According to InReality, retailers could cash in by installing self-help technologies into their brick-and-mortar locations. Nearly four in five shoppers said they would be more likely to make an in-store purchase if there were self-help solutions designed to help them find a specific product. Three out of four said they’d be more motivated to buy if the self-help technology supported product and price comparisons.
Meanwhile, 91 percent of all consumers now engage in an omnichannel shopping experience, browsing and researching online before making a purchase in a physical store. This is encouraging for retailers who have started to reconsider their stores as showrooms working in concert with online shopping outlets.
The findings of the report confirm consumer desires to have physical shopping experiences that are informed by online shopping behaviors. Consumers aren’t afraid to do the hard work of research and price comparisons on their own, but they want the support of technology to improve those efforts.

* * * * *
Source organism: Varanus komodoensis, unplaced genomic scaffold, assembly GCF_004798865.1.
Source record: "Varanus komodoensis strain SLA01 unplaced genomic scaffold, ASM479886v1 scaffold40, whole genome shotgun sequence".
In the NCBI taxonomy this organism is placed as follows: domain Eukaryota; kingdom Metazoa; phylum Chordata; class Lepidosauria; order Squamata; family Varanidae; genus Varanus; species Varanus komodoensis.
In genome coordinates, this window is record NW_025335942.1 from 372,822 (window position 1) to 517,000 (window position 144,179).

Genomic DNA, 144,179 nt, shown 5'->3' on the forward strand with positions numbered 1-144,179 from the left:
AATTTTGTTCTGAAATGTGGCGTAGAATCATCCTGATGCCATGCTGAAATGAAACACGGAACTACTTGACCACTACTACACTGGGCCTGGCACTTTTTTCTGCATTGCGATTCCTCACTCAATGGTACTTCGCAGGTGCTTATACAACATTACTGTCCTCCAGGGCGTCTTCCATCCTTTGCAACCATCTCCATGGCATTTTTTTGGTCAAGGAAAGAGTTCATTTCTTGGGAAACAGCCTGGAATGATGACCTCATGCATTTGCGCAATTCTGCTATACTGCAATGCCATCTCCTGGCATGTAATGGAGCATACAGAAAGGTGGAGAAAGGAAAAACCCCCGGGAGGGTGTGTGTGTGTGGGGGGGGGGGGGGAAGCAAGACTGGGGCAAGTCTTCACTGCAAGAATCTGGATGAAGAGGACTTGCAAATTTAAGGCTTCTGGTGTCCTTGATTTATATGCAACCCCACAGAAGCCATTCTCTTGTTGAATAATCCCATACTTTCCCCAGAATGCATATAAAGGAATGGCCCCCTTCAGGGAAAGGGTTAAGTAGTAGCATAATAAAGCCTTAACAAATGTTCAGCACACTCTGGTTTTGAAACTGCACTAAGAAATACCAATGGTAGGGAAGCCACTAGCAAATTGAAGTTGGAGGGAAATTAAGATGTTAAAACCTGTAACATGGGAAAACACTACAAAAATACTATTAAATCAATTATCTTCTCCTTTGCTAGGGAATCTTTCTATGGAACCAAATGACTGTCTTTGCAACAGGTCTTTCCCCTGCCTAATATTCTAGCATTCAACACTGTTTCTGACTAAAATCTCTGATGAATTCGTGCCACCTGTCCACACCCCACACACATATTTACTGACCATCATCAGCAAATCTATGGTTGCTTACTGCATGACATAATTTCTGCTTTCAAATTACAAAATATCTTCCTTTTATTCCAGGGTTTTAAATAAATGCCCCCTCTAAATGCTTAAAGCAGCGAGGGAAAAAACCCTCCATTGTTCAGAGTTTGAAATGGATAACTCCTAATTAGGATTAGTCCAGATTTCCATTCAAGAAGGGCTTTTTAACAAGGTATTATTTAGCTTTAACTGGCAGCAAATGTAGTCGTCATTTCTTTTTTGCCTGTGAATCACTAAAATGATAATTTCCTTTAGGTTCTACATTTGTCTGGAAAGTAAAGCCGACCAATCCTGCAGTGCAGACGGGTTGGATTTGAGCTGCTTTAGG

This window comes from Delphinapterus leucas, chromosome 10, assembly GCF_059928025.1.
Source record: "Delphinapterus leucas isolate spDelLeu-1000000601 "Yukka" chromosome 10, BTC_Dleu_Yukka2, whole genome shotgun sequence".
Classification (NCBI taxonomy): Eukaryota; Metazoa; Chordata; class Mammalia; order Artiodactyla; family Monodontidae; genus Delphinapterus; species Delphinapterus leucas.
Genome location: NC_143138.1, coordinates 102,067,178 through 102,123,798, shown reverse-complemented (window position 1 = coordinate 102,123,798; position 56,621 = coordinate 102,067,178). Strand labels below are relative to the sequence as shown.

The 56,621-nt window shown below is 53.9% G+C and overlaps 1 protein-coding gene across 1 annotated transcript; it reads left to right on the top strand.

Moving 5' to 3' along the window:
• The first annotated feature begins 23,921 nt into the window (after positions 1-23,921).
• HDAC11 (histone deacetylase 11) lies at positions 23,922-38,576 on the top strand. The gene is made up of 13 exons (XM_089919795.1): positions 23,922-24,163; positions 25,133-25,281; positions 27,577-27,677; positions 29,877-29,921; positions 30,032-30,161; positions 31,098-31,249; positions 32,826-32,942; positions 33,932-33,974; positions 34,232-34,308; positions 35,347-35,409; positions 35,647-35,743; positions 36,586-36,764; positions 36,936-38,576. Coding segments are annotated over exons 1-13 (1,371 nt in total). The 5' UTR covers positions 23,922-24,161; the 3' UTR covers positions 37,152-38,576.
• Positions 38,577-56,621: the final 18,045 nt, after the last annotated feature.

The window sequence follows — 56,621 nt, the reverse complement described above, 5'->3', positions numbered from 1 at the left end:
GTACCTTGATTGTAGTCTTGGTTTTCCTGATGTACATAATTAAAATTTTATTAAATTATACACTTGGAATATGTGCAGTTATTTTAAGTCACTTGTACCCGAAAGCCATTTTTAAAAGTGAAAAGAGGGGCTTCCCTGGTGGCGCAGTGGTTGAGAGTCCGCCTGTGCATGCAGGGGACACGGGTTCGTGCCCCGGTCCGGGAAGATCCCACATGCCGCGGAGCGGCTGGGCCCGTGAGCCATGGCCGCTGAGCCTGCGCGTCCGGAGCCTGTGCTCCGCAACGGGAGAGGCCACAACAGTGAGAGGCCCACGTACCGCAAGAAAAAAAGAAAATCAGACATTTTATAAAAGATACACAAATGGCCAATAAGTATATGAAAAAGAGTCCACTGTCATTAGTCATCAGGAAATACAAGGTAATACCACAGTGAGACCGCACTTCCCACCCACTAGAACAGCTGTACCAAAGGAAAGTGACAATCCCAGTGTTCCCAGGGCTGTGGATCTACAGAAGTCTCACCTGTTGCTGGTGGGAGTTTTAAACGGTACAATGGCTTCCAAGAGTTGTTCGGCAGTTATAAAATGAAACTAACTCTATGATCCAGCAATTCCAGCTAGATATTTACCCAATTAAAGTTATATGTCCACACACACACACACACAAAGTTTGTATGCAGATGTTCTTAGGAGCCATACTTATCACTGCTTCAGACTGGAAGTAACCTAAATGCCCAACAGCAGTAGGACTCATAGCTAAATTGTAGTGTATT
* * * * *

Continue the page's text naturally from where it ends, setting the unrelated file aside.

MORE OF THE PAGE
Similarly, shoppers don’t want to enter a brick-and-mortar store that gives them the experience offered 10 years ago. They want a robust, tech-enabled store that can quickly respond to consumer needs through mobile technology. Self-help kiosks should be seen as one of several such solutions to be implemented in stores, along with assisted selling technologies and other practical shopping features.
If retailers can provide stores that deliver on the “cool factor,” then great. But if those features aren’t actually improving the tasks of finding, comparing and purchasing products, then consumers are likely to walk away unimpressed.
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